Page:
Each day we bring you one stunning little glimpse of history in the form of a historical photograph. Enjoy!
Good morning, Is it Wyatt Earp?
Karen,Intriuging guess, but not correct.I happen to be a big W.E. fan.PJM
I'm a fan too, and he came intomy mind when I saw the photo.
Gifford Pinchot? While Gov of Pennsylvania, he set up work camps in the 1930's that were the model for Roosevelt's CCC.
Downtown Indy,Nice guess, but no cigar.PJM
Is it Buffalow Bill?
Not Buffalo Bill.Hmmmm . . . maybe not one is up for the task this morning. Perhaps this is the day that I finally win.PJM
The guy on the right looks like Arthur M. Hyde, Secretary of Agriculture 1929 to 1933. Unfortunately, I don't know who the guy on the left is!
Marie,As stated in the official game rules the objective was to name the person on the left, yet you chose to try and name the person on the right.Not only that, your attempt to name the person on the right was incorrect.Sheesh, sometimes I wonder why I even bother with this game.PJM
PJMCharles Evans HughesSupreme Court Justice? Former candidate for President...
Ross,I laugh at your attempt to win this contest. Your entry is not correct.PJM
Albert A. Hyde?
Ray,Not Correct.Maybe we should go back to talking about the weather, since no one is winning the contest.50 degrees here, and light rain.PJM
Andrew William Mellon.Feeling a bit more confident withthis attempt.
Ray,You are correct, it is Andrew Mellon, the Secretary of the Treasury in the years leading up to the Great Depression.Good job!PJM
Good job Ray. The other is Ogden Mills.
Nate,Yes, the other is Ogden Mills, the Secretary of the Treasury after William Mellon. Ogden Mills had the position in the early years of the depression.PJM
Yes...Great job Ray!(I wish I was half as good at British history as you are a US...)
Ogeden wrote the Bank Holiday Act FDR later used...
Thanks Nate, and well done onOgden Mills.I was on the beach this morningfor a couple of hours with mymetal detector, found three pound coins. About $5 US.
I agree with you Ross.Ray, congrats on the find. Ever since I visited England in the 1980s, I have wondered why we are so inept at producing a viable dollar coin. The pound coin is great - smaller and thicker. I think if the US had copied your pound coin, we would have moved away from paper dollars long ago.
Thanks, Ross_from_MaineI had know idea who these peoplewere until I stumbled upon them.Starting with American...and thenany title I can think of...Googleimage search...and hope I getlucky.Most English people, with a reasonable education, would laughat my knowledge of Britishhistory.
Congrats Ray, and Nate, good job.That's all well and good, but what's the weather like? And Ray, what was it like on the beach?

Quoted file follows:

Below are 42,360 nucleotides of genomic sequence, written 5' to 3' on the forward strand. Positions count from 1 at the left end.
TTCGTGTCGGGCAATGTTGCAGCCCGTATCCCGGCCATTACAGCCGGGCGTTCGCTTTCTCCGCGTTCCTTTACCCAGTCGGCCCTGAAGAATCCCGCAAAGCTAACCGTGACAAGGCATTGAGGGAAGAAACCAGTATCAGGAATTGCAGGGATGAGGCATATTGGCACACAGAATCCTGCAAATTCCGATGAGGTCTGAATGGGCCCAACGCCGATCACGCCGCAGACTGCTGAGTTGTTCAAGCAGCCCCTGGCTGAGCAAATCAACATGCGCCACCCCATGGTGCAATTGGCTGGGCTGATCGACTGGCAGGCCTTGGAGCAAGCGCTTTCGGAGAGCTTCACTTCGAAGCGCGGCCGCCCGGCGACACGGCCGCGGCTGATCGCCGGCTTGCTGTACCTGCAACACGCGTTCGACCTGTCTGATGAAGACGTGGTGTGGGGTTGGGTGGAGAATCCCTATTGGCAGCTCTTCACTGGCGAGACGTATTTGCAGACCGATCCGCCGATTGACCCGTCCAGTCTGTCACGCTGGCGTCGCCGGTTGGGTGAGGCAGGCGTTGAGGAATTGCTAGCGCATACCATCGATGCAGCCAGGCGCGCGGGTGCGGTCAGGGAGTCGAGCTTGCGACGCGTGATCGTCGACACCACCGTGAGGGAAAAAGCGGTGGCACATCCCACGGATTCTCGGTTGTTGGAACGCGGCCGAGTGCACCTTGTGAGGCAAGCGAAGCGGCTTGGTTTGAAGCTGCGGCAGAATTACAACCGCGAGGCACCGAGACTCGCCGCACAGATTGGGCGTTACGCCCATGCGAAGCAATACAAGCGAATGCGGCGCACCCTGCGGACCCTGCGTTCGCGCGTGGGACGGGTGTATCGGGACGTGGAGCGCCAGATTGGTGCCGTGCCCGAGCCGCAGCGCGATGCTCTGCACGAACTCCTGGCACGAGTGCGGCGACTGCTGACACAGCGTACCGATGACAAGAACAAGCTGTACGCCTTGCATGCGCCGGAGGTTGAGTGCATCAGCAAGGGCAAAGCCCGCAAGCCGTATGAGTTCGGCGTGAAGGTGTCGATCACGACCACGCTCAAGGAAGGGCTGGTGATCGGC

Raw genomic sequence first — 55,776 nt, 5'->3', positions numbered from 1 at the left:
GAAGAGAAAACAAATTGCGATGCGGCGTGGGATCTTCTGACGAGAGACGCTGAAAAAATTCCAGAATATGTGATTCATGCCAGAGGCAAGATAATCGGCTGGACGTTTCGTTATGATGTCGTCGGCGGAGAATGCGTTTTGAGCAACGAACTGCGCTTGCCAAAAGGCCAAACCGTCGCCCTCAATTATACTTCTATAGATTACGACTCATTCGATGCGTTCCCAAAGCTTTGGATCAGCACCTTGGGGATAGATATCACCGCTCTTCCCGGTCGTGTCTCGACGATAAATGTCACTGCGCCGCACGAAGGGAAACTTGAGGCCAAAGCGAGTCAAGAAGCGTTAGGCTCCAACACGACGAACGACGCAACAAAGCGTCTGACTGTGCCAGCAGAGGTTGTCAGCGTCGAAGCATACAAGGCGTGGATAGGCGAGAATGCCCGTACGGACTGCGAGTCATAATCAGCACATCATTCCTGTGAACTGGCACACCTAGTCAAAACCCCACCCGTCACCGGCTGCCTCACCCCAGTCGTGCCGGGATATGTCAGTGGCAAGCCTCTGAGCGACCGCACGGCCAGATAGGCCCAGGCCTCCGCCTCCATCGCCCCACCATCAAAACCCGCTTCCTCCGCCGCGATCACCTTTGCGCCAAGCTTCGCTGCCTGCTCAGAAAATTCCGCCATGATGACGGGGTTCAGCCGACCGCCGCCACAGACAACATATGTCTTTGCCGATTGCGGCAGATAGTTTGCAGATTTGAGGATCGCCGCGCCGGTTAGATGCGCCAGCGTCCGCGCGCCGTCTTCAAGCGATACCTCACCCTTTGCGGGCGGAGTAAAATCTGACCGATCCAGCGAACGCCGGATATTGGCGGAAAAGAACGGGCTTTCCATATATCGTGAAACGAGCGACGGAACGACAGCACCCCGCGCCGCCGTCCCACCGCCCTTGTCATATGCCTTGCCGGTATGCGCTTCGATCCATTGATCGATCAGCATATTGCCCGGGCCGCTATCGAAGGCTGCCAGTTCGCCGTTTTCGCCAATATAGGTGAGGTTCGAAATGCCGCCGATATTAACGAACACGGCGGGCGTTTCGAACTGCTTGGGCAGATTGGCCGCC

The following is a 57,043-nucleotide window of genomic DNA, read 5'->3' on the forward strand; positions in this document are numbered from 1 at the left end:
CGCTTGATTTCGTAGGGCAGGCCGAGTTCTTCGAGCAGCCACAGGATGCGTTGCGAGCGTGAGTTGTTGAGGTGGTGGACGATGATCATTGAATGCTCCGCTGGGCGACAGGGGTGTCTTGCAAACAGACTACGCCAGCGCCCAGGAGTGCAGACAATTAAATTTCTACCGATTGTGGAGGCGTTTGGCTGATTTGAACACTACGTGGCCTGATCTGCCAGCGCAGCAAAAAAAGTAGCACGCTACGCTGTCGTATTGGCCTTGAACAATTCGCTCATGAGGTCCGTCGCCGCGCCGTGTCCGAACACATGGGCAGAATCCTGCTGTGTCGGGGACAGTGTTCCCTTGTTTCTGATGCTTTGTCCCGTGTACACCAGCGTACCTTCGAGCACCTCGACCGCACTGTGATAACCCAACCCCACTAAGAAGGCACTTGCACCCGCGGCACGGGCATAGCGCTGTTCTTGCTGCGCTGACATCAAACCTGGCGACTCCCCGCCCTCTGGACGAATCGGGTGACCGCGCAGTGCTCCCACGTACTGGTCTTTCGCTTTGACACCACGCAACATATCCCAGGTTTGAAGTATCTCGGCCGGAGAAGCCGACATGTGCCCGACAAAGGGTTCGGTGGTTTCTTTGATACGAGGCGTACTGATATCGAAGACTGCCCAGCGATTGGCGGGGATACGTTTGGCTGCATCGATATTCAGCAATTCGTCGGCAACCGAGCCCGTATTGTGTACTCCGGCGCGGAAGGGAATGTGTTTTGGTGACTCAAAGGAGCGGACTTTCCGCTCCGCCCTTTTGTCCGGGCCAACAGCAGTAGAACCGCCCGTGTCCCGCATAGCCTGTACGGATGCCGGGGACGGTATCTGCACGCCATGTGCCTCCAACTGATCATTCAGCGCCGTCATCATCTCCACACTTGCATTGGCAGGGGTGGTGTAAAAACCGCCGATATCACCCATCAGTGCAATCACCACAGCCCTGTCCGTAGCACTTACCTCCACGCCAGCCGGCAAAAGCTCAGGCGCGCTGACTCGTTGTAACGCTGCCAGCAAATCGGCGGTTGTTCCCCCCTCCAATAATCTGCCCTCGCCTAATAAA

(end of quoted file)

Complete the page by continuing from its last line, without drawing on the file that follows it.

Congrats Ray and also to Nate. Hope everyone enjoys the rest of the day!
NateI think your right. The pound coinis easier to handle, with our whole coin system being a lot better now than it was in the past.Before decimal coinage, we had240 pence to the pound, I was gladwhen they changed over.Having said that, when in Americain the 1960s, I really liked thelook of US money. The one dollarcoin is a classic. But take yourpoint about the one dollar note.
Ray, I’ve had a long fascination with the design of currency and coin. Your pound coin in genius. I did like the old large sized silver dollars, but they’re practical only if their value is worth more than today’s dollar. Adjusted for inflation, a large US Ben Franklin silver dollar in 1960 would have been worth about $7.50 of today’s buying power. Where we really messed up was with the 1979 Susan B. Anthony dollar coin, almost the exact same shape as a quarter. The new dollar coins are at least a different color, but I think they have a rather poor tarnished look when in circulation. If they’re going to use that brass-like alloy, they should have copied the Ielpo interlocking metal coins (like are now used on the 1 and 2 euro coins).
Nate,Have you seen the Silver and Gold coins minted in Mexico in the first half of the 1900's? Some of the most beautiful coins ever minted, in my mindy. Check out the winged victory 50 peso gold, or the silver Quatemoc, also the Mexican railroad coin. Really beautiful.PJM
PJM, those are all nice ones! My favorite US coin is still the Walking Liberty half dollar, but my vote for the most beautiful of all time is the 1847 Victoria Gothic Crown:http://24carat.co.uk/images/1847crownvictoriagothicobv400.jpghttp://24carat.co.uk/images/1847crownvictoriagothicrev400.jpg
Thanks to Karen and Joe in NC.Joe, the weather today was overcast and 42*F, slight wind.Just after Christmas I had somevery cold days, with one day being really bitter. The only thing that will stop meis rain.
Nate, my interest began as a child.My grandfather owned a hardwarestore in Grimsby, one that sold everything, he also had some of the first vending machines outside. If you could get a coin into it of a reasonable weight itworked.So apart from the money he made from the machines, he also amassed a large tin of coins thatwere of no use to him.These were passed onto me, and soa long interest in coins and theirdesign began. It's interesting you mentioned thecrown, its my favorite English coin. I have two 1935 crowns.The one you like and linked istruly magnificent. I'd never seenit before. I also like the coppertwopence, George III 1797. Theycall it the 'cartwheel'...it really is a big coin.Our £2 pound coin is made in thatinterlocking way you mentioned. I'll lookup the coins PJM mentioned, they sound interesting.
The reason they made a one pound coin in the 80's was so that you could hear the pound falling...Eeyore
EeyoreVery good...I can still hear it!
Uh Nate--The Ben Franklin silver coin was the half dollar.